Anything that's viewed as: time consuming, repetitive or boring aren't good ways to input money into an economy.  This includes dailies and farming for crafting goods, which happen to be a big part of WoW.  Developers need to realize that playing an MMORPG should include spending most of your time in groups ... and this should be how money is brought into the economy.  Most MMOs fail at this.

Look at what people spend the money the buy from farmers on...  mostly, I'd say it's crafting goods - including rare recipes.  If they double - even quadruple all crafting nodes throughout the game prices would drop... supply/demand.  Creating recipes that are BoP from high raid dungeons only excludes a majority of crafters, creating BoE recipes from high raid dungeons only creates high demand with very, very low supply...

It's basically impossible to have a game where certain things are meant to be rare - like Fel Lotus - without creating a market for gold farmers.  Fel Lotus are rare enough to be a major headache to farm, but they are common enough to have the price only be 20-30 gold (last time I played).   If I used 10 Fel Lotus per week I'd probably go insane... I don't want to spend time - that I'm PAYING for - flying around various zones looking for weeds... on a weekly basis.  I look at my game time as "fun" time, not "chore" time... dailies and farming are chores and, unfortunately, a prevolent part of WoW.

People who play games more will always have more money than someone who doesn't play very much - which creates a gap in wealth and eventually creates inflation which one person cannot keep up with.  Perhaps, an interesting experiment would be a finite money supply, or a money supply that grows with server population but always maintains a certain ratio.

Tue Aug 19 2008 6:06PM Report
cleve1970 writes:

I had this discussion with many in SWG back when I stilled played about the economy an the fact that it was going downhill fast. Now prices there are horrible. I now play Lineage II and its the same thing, 20mil for higher enchant scrolls, 5mil for dual C grade swords. That game is Mr. Grind and you still don't make enough money to keep up with the mega-inflation that exists there. Everyone tells me that the way to make money there is do raids and sell the loot, well I am a level 37 player and there is hardly anyone to do the lower level raids with so that is a hard option for me. Plus I only play on the weekends due to the fact that I work 40 hours a week. I don't know what the answer would be, get rid of farmers and see what happens to a game's economy or developers getting the economy under control that way getting rid of the need of gold farmers.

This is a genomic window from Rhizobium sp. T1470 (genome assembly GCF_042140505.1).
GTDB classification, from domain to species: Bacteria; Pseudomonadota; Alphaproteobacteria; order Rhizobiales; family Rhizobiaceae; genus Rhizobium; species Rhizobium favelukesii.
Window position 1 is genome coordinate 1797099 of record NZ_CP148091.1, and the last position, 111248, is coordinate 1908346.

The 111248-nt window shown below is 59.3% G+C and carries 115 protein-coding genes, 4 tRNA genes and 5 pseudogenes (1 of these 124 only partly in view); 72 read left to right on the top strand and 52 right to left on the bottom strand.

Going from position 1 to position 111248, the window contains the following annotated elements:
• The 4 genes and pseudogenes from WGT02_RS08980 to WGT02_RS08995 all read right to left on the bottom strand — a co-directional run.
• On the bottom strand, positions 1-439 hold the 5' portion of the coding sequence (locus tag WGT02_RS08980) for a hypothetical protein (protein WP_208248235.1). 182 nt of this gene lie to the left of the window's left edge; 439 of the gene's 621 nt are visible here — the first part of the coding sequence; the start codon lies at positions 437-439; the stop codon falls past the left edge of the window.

Thu Aug 21 2008 5:27AM Report
Razure writes:

I like Eve's way of doing the economy. CCP set the prices at release and then let it go with the players. That was easy back in 2003, and I can tell you that it's gone downhill in certain areas. For example, the need for the materials in a type of ice for running stations is minable, but it takes a long time. Enter macro miners. So, the price of ice and everything in it has since flatlined a while ago, but here's one that's better: a ship that started as being 500 million slsowly dropped to 100 million, hell its going down 80. That would be the Hulk, and if you consider yourself an Eve player you'll know its the best mining vessel EVAR.

Anyway, Eve has it's ISK sellers, farmers and the like, but yeah CCP's counter is buy in-game time with ISK if you have it, OR buy the time then sell it. ETC's go for about 300-400 million. Shiny huh?

But before I try and convert zealots intent on defending WoW to their grave, let's remember something: CCP makes expansions for Eve. I'm sure SOMEONE here must've (excluding eve players....duh) seen an ad for the Trinity expansion last year. Yeah, we don't pay anything extra for that.

So, now cutting myself off typing this before I start to rant. Farmers, marcos and all those things are guarenteed to muck up a game's economy-no game has gone without them because someone won't want to level up and get that item, and there will be someone else willilng to it for them. And proft of course.

Sat Aug 23 2008 3:04PM Report
zeta4100 writes:

Heh, see for yourself how Runescape took a step forward with the Gold Farmers related problems. It was a drastic change, sudden too, but the game lives and opened up many new opportunities for the devs to incorporate new elements into the game.

I just felt like bringing up that case. 

Anyways, as long as there are players who wish not to work/grind, buying off G-farmers is always a solution for them, and it's not only cash that they buy. Yea, you can say whoever buys cash off websites will be tempted to also take some items along the way, creating a huge inflation in the item's price, which I've seen occur before.

Wed Sep 10 2008 10:36PM Report

MMORPG.com writes: